I just think what we know about our lives and purpose of existence may just be a crumb from a bread that can not be measured. We can’t possibly know it all now though – besides our researches conducted by us, on us, has said our brains are only functioning at 10% (although this is not a proven fact – I say “the lack of evidence that something exists is not evidence it doesn’t). But then again – we may just be at our climax.
About the racial discrimination of blacks. Honestly, from personal experience I have never been racially discriminated (never left my Black populated country yet). But, I have read enough and talked to people enough to know and feel the pain of being racially discriminated. And like you and “late” Austin Clarke pointed out, the racial injustice is being treated “tactfully”. One writer said “Tact is making people feel at home; when that’s where you want them”.
Invigorating piece Uncle Ama.

sandra good August 12, 2016 at 7:11 am

Ama, I thought you took a rather brave, interesting and unconventional step in the context of your posthumous interview with Austin. I was surprised at the esoteric vein but then again maybe not so much. I liked the \’Bajan\’ touches and could hear those accents in my head as I read it. Ha Ha! … and wondered by \’Barbadian laugh\’ and what that would have sounded like coming from Austin Clarke? Will never know but that is not the most important aspect of this interview. I am blown away by the fact that after all these hundreds of years that the white supremacy attitudes of Europeans is still so entrenched in our society although slavery was abolished, apartheid done away with, seemingly! But alas only on the surface and we don\’t have to search far and wide to recognize the ugliness rearing it\’s head once more. I refer mostly to state of affairs for our southerly neighbours in the good ole USA. But what happens in the USA also affects and can infect the undercurrent and more subtle thread of racism that certainly exists in Canada as well. We don\’t want a Pandora\’s Box opening here as well.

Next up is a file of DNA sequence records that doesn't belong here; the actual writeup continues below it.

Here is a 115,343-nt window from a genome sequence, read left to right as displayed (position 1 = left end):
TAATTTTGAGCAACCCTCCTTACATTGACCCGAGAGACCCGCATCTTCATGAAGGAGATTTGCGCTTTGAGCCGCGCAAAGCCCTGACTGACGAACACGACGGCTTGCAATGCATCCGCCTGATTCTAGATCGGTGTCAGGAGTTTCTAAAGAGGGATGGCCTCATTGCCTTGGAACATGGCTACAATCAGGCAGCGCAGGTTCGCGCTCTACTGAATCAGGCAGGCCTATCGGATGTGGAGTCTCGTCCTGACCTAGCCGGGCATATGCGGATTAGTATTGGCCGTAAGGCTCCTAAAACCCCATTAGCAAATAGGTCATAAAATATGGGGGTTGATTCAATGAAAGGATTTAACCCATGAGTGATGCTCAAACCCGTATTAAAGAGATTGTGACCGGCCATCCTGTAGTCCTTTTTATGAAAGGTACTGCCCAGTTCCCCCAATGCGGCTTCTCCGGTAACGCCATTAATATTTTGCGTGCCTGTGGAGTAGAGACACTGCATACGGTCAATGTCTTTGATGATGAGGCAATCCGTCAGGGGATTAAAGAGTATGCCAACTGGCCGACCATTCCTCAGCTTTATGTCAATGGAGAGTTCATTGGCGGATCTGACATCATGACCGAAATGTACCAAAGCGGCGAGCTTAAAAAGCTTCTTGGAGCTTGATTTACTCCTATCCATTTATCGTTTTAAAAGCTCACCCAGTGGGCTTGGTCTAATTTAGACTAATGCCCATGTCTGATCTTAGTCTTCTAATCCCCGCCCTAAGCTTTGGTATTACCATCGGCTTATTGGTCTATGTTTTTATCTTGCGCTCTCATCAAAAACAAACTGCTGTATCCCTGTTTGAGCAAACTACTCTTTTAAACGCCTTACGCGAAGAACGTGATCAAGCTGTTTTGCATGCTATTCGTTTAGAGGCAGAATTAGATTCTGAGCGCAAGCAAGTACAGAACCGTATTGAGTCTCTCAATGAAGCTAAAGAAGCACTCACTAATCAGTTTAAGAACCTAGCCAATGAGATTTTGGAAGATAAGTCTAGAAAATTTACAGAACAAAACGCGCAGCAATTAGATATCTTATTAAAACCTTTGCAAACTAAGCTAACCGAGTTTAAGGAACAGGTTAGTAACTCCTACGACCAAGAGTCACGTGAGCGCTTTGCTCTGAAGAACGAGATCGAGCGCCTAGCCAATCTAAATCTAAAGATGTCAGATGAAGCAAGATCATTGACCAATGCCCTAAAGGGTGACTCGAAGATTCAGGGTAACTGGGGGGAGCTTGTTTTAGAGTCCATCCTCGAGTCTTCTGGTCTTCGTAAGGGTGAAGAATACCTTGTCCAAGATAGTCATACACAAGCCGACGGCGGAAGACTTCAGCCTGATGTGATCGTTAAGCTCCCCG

I hope that the youth can be much more intelligent, sensitive and remain unscathed by poisonous attitudes that destroy our humanity. I trust that they will have a broader and more compassionate view of the world we live in. There is much work to be done and the works, experiences and views of accomplished writers, like Austin Clarke are important to remind us of that fact.
Good interview. Good work. Good points. Will have to work more on the Bajan tho.

Sola August 16, 2016 at 8:36 pm

The appropriate ese Ifá here is Ogúndá Méjí
Orúnmìlà ló dòdèdè ni bèrè
Ifá mo ní ta ló tó Alásàán bá ròkun?
This is a profound engagement with Clarke’s interventionist writings, Ama, as well as the circumstances we currently find ourselves. This is a good interview. And I think you should produce more editorials such as this.

Vanessa August 16, 2016 at 8:58 pm

Brilliant! This was an original, well- thought-out and captivating interview. It will provide some much- needed food for thought to anyone who will have a chance to read this amazing work.

Miklos Legrady August 16, 2016 at 10:01 pm

The Hindus say that the universe is trillions of years old but I think they are off by a few years… On a more serious note the issue of colour and racism… it might take another 100 years before all humans are considered equal… the internet will help educate the children of the racists, it’s always the younger generation… Some other comments… the freedom of being bodiless… I think it’s an illusion; the universe consists of limitations so that if one is removed another limitation appears elsewhere… same with gifts and talent… In Chinese philosophy the I CHING says that unlimited possibilities are not suited to man; if they existed, his life would only dissolve in the boundless. To become strong, a man’s life needs the limitations ordained by duty and voluntarily accepted.